Bubbles are awesome on earth, but what about in space?
Here is a video showing some interesting experiments with bubbles in microgravity.
Can You Blow a Bubble In the Vacuum of Space?
Nope. What would you blow?
With no air molecules to blow into the soap film, there is nothing to create the bubble. Even if you brought your own air — which would be wise — the bubble you created would pop immediately.
On earth, when you create a bubble, the air pressure within the bubble is equal to the air pressure outside the bubble. This eaquilibrium of pressure, combined with surface tension is what gives a bubble its round shape.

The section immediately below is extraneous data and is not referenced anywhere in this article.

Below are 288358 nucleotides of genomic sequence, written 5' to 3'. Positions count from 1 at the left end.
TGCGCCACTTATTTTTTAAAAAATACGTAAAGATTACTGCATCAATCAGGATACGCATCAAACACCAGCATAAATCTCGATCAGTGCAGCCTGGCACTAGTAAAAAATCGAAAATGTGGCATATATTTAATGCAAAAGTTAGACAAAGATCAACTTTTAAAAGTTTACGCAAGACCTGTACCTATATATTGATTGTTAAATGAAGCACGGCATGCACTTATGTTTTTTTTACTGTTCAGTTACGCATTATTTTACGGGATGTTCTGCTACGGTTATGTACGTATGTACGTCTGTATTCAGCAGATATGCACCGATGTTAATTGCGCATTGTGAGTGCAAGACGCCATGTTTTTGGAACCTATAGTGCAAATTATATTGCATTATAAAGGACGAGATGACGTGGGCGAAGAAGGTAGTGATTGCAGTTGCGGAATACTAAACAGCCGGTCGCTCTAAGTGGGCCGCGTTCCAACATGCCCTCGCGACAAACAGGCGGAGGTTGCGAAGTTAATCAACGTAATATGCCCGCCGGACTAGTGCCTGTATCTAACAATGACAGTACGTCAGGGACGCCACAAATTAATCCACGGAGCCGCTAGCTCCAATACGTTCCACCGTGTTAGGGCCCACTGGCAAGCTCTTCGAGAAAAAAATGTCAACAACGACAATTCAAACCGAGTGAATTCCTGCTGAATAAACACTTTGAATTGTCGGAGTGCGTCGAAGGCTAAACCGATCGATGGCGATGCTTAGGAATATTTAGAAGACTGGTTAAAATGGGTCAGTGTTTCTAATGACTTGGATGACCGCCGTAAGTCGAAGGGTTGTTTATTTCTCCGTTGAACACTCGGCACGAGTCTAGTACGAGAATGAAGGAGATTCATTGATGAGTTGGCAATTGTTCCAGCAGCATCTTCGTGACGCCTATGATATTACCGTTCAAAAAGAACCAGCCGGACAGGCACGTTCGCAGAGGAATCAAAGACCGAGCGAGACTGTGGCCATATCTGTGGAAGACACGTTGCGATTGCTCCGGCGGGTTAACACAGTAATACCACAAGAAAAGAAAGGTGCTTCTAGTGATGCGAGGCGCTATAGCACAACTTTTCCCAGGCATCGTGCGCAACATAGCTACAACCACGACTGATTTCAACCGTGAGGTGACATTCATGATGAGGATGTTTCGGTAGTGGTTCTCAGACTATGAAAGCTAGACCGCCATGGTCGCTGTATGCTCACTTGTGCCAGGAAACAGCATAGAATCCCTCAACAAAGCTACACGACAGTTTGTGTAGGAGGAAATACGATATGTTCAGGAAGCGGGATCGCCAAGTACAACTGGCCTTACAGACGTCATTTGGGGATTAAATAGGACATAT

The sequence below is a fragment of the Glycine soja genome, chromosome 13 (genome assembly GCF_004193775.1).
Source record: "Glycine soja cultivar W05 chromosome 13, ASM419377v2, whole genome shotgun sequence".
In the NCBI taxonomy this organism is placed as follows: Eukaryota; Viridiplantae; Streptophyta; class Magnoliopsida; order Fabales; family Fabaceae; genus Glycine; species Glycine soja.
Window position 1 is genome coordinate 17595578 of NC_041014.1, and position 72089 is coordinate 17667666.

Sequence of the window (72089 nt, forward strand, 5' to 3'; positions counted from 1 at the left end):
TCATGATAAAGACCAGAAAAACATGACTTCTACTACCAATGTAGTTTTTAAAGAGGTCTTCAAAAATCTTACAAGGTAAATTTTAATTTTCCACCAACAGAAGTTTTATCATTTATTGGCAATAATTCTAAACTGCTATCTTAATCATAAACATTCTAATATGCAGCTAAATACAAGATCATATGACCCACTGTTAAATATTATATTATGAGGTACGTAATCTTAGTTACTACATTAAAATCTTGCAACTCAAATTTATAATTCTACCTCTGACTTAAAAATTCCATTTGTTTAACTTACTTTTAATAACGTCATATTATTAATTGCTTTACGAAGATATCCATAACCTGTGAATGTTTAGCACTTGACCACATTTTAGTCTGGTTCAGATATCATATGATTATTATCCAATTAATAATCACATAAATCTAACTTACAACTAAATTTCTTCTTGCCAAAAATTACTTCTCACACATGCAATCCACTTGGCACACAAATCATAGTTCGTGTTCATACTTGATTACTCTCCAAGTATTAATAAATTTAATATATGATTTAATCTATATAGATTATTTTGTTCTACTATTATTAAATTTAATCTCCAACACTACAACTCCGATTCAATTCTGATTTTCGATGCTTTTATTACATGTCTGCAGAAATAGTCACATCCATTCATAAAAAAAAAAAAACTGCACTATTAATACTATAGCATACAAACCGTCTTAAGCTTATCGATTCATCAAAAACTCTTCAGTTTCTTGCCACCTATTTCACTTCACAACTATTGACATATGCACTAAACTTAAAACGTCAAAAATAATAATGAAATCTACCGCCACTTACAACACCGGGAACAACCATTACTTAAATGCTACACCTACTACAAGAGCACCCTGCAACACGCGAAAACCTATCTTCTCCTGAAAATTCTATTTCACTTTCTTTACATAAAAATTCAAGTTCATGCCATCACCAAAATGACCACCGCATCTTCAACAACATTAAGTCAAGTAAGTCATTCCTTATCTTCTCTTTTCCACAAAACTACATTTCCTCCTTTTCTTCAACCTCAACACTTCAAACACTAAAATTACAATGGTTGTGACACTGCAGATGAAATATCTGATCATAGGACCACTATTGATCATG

In the vacuum of space, however, there would be no pressure on the outside of the bubble to equal out the pressure from within, so the air inside would burst the bubble instantly.
What About In a Spaceship?
In a pressurized spaceship, with oxygen flowing, you can blow a bubble just as you would on earth. But, interestingly, the bubble might last a little longer.
On earth, gravity pulls on the water molecules forcing them towards the bottom of the bubble, while thinning out the top of the bubble. As the bubble thins out, it will pop much more easily.
In space, there is no gravity so the bubble will remain equally thick around the whole bubble.